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John McCormick

Print publication date: 2010

Print ISBN-13: 9780199556212

Published to Oxford Scholarship Online: September 2010

DOI: 10.1093/acprof:oso/9780199556212.001.0001

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PRINTED FROM OXFORD SCHOLARSHIP ONLINE (oxford.universitypressscholarship.com). (c) Copyright Oxford University Press, 2021. All Rights Reserved. An individual user may print out a PDF of a single chapter of a monograph in OSO for personal use. date: 16 January 2022

The Idea of Europe

The Idea of Europe

(p.17) 1 The Idea of Europe

John McCormick (Contributor Webpage)

Oxford University Press

Chapter 1 examines broad themes in the evolution of the idea of Europe and of how Europeans have been defined. In this chapter, it is further argued that Europeans were for centuries understood less on their own terms than in relation to outsiders. Christianity provided a critical early defining force, as did external threats from the Persians, the Arabs, and the Ottoman Turks. But Christianity was never a unifying force, and indeed Europe was for centuries divided by religious wars, and territorial authority was exerted by aristocrats and the church. It was only in the seventeenth century that the modern Westphalian state system began to emerge, soon to be overlaid by national divisions that created a complex and troubled political dynamic. In the nineteenth century, nationalism evolved from a cultural into a political force, Europe was held hostage to great power rivalry, and the accumulating tensions spilled over into the two world wars. Until 1945, European history was one of divisions compounding divisions, and there was little sense of a common European mission or purpose.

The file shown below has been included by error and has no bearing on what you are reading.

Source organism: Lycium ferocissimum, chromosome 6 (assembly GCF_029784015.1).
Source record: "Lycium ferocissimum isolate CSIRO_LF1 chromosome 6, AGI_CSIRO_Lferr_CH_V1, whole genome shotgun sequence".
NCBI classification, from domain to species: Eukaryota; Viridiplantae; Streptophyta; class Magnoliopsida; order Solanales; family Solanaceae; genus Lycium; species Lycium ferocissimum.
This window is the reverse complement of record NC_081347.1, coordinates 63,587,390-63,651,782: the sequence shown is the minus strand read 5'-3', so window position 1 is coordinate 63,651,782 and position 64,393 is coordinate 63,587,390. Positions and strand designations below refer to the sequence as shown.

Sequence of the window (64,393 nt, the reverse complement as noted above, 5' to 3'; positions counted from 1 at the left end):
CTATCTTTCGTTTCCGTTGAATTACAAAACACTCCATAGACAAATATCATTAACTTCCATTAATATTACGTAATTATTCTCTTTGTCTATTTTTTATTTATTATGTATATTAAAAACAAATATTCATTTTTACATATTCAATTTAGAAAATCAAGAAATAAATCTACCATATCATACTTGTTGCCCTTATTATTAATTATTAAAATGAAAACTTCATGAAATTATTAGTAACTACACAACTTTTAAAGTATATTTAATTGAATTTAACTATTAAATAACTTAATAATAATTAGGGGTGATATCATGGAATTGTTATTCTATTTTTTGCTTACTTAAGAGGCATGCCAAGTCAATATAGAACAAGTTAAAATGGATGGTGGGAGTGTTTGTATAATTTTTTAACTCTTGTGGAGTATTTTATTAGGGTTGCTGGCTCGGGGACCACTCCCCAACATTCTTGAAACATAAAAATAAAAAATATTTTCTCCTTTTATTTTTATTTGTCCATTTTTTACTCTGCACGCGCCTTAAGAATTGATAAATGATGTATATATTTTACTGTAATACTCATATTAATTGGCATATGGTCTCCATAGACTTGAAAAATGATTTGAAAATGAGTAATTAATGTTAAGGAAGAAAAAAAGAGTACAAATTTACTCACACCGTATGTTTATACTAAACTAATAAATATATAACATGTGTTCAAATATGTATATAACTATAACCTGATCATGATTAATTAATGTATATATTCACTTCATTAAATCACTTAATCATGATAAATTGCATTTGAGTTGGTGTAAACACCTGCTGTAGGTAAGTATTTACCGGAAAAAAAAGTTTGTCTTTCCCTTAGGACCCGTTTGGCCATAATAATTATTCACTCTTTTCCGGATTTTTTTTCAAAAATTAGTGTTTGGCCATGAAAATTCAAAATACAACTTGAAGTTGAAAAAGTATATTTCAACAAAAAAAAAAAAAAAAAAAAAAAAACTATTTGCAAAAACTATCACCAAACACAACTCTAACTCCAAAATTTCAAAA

Keywords:   Europe, religious wars, Westphalian, nationalism

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